NASA’s Rosetta “Alice” Spectrometer Reveals Earth’s UV Fingerprint

Orisis

During the spacecraft’s approach, the Earth appeared as a crescent. This image of the Earth was taken around the same time by the OSIRIS camera on Rosetta. Credit: ESA 2009 MPS for OSIRIS Team MPS/UPD/LAM/IAA/RSSD/INTA/UPM/DASP/IDA

On November 13, the European Space Agency’s comet orbiter spacecraft, Rosetta, swooped by Earth for its third and final gravity assist on the way to humankind’s first rendezvous to orbit and study a comet in more detail than has ever been attempted.

One of the instruments aboard Rosetta is the NASA-funded ultraviolet spectrometer, Alice, which is designed to probe the composition of the comet’s atmosphere and surface – the first ultraviolet spectrometer ever to study a comet up close. During Rosetta’s recent Earth flyby, researchers successfully tested Alice’s performance by viewing the Earth’s ultraviolet appearance.

“It’s been over five years since Rosetta was launched on its 10-year journey to comet Churyumov-Gerasimenko, and Alice is working well,” says instrument Principal Investigator Dr. Alan Stern, associate vice president of the Space Science and Engineering Division at Southwest Research Institute.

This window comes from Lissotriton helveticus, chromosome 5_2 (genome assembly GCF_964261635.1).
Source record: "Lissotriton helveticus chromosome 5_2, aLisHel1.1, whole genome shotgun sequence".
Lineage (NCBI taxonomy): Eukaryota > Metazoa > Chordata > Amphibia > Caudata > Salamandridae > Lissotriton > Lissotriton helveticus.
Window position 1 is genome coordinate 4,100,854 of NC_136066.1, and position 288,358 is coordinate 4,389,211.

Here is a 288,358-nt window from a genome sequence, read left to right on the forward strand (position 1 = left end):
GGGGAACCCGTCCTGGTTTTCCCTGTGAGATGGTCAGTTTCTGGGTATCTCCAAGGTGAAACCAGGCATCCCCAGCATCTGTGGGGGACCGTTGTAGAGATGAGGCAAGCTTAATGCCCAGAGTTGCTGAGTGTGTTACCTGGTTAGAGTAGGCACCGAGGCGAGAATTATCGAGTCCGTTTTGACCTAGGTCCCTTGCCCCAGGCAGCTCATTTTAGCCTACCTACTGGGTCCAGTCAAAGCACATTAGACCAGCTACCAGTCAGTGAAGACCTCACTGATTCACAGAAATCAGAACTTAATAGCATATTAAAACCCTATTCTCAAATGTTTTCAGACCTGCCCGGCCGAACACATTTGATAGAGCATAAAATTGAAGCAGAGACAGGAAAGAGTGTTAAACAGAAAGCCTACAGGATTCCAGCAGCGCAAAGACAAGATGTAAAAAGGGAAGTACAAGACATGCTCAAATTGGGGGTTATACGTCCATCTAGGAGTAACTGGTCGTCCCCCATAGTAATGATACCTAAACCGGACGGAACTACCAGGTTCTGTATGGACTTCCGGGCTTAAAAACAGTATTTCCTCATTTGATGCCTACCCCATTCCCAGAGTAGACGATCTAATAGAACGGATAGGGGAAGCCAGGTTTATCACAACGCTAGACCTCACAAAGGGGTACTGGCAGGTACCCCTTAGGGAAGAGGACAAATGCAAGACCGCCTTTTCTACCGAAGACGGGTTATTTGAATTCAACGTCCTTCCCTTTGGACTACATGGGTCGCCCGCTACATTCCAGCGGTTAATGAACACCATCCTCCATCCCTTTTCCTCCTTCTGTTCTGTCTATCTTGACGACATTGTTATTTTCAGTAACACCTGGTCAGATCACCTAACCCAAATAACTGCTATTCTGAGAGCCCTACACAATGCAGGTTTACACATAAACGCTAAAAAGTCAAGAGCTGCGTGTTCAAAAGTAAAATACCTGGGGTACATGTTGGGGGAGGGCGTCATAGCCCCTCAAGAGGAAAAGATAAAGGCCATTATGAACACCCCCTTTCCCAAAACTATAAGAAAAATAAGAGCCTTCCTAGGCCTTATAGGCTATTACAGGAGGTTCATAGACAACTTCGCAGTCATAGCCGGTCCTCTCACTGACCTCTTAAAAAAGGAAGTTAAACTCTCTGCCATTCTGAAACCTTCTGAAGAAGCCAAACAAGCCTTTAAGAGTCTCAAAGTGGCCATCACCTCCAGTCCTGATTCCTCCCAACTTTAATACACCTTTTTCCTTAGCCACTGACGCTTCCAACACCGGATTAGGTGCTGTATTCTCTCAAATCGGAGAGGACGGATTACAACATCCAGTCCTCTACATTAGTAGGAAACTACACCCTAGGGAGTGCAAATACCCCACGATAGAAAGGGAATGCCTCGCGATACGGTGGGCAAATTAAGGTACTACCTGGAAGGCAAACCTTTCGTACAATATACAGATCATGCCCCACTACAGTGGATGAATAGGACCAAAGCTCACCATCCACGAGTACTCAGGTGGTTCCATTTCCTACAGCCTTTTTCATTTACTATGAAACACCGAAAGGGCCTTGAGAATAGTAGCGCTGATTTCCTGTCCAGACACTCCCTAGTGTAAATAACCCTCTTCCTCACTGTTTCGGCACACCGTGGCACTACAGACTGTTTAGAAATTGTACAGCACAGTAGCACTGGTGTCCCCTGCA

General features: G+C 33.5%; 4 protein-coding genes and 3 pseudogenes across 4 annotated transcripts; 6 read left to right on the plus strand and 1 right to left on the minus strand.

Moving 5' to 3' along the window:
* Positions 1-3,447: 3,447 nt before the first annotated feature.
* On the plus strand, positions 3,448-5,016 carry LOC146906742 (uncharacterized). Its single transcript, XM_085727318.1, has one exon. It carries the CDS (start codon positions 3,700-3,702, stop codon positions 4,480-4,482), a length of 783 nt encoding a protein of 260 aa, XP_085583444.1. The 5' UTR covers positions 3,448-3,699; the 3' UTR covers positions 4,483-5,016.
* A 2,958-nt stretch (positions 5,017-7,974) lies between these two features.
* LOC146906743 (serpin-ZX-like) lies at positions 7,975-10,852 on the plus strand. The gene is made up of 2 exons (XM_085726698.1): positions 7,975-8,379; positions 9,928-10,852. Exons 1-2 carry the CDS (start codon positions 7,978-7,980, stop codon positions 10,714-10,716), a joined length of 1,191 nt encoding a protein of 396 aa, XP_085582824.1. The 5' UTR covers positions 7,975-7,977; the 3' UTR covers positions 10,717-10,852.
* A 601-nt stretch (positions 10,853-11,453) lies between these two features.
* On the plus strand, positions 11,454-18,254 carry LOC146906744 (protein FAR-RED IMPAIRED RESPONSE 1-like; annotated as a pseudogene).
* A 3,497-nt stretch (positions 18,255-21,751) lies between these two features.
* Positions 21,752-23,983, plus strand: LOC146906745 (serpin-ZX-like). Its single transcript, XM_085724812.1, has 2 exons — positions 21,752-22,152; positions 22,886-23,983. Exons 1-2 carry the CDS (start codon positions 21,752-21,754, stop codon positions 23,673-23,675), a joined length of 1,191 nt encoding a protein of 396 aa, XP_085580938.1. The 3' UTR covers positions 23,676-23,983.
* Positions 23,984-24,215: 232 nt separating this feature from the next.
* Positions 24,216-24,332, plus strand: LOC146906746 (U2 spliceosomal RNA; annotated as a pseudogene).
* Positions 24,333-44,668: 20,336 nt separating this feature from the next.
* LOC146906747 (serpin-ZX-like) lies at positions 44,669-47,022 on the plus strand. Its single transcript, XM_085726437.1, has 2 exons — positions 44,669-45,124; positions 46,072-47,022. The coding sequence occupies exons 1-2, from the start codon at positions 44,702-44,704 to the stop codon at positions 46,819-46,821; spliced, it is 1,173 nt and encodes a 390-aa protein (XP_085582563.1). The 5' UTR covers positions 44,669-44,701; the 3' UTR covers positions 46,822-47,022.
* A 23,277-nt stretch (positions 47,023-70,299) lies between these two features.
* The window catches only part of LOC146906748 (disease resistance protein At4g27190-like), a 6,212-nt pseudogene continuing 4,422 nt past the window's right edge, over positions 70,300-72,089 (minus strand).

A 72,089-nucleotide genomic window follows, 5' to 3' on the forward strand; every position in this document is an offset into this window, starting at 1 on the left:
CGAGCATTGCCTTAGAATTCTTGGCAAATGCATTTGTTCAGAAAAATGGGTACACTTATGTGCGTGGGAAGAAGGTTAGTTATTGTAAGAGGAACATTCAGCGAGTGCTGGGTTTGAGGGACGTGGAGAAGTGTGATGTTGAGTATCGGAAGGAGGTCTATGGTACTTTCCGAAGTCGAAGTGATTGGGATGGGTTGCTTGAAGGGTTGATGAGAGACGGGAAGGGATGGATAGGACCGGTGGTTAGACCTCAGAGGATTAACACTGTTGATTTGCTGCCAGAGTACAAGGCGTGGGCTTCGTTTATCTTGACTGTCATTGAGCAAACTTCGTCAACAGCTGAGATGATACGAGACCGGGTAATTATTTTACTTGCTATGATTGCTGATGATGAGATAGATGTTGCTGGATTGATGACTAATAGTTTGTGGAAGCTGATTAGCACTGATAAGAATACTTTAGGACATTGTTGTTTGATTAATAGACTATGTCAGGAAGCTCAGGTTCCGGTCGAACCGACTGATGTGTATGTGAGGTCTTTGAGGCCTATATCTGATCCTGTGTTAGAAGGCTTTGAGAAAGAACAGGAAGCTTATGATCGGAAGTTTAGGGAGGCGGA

“As one can see from the spectra we obtained during this flyby of the Earth, the instrument is in focus and shows the main ultraviolet spectral emission of our home planet. These data give a nice indication of the scientifically rich value of ultraviolet spectroscopy for studying the atmospheres of objects in space, and we’re looking forward to reaching the comet and exploring its mysteries.”

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Space station needs ‘extension to 2020’, Europe wants a decision in 2010 on the life of the International Space Station

ISS International Space Station

At the moment, no programme for its use nor any funding has been put in place to support the platform beyond 2015.

But the European Space Agency’s (Esa) Director General, Jean-Jacques Dordain, told the BBC the uncertainty was undermining best use of the ISS.

He said he was persuaded of its worth, and expressed the desire to keep flying the station until at least 2020.

Only by guaranteeing longevity would more scientists come forward to run experiments on the orbiting laboratory, he argued.

“I am convinced that stopping the station in 2015 would be a mistake because we cannot attract the best scientists if we are telling them today ‘you are welcome on the space station but you’d better be quick because in 2015 we close the shop’,” he said.

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